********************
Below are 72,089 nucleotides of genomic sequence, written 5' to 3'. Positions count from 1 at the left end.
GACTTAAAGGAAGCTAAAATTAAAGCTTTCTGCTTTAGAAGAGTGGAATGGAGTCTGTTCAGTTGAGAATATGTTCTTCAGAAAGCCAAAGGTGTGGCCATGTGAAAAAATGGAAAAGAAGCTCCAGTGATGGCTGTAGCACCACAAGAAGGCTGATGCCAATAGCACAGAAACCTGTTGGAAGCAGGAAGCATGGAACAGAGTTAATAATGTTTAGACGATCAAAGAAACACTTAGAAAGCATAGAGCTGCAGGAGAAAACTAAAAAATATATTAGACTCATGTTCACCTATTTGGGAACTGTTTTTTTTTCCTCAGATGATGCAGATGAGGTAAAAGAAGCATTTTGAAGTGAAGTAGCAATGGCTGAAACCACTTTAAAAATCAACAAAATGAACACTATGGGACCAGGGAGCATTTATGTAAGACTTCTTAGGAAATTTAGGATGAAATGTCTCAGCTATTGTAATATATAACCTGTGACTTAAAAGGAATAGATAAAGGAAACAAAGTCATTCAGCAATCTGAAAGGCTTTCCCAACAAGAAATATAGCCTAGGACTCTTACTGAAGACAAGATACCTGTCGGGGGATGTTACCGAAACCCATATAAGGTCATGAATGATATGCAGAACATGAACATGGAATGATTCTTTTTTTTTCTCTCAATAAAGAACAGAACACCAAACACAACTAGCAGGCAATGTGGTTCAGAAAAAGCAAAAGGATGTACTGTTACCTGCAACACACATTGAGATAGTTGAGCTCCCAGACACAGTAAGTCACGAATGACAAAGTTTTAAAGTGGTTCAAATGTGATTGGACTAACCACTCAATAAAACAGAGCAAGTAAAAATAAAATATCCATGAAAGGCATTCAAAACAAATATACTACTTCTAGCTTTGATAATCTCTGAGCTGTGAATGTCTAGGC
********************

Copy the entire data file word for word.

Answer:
Below are 72,089 nucleotides of genomic sequence, written 5' to 3'. Positions count from 1 at the left end.
GACTTAAAGGAAGCTAAAATTAAAGCTTTCTGCTTTAGAAGAGTGGAATGGAGTCTGTTCAGTTGAGAATATGTTCTTCAGAAAGCCAAAGGTGTGGCCATGTGAAAAAATGGAAAAGAAGCTCCAGTGATGGCTGTAGCACCACAAGAAGGCTGATGCCAATAGCACAGAAACCTGTTGGAAGCAGGAAGCATGGAACAGAGTTAATAATGTTTAGACGATCAAAGAAACACTTAGAAAGCATAGAGCTGCAGGAGAAAACTAAAAAATATATTAGACTCATGTTCACCTATTTGGGAACTGTTTTTTTTTCCTCAGATGATGCAGATGAGGTAAAAGAAGCATTTTGAAGTGAAGTAGCAATGGCTGAAACCACTTTAAAAATCAACAAAATGAACACTATGGGACCAGGGAGCATTTATGTAAGACTTCTTAGGAAATTTAGGATGAAATGTCTCAGCTATTGTAATATATAACCTGTGACTTAAAAGGAATAGATAAAGGAAACAAAGTCATTCAGCAATCTGAAAGGCTTTCCCAACAAGAAATATAGCCTAGGACTCTTACTGAAGACAAGATACCTGTCGGGGGATGTTACCGAAACCCATATAAGGTCATGAATGATATGCAGAACATGAACATGGAATGATTCTTTTTTTTTCTCTCAATAAAGAACAGAACACCAAACACAACTAGCAGGCAATGTGGTTCAGAAAAAGCAAAAGGATGTACTGTTACCTGCAACACACATTGAGATAGTTGAGCTCCCAGACACAGTAAGTCACGAATGACAAAGTTTTAAAGTGGTTCAAATGTGATTGGACTAACCACTCAATAAAACAGAGCAAGTAAAAATAAAATATCCATGAAAGGCATTCAAAACAAATATACTACTTCTAGCTTTGATAATCTCTGAGCTGTGAATGTCTAGGC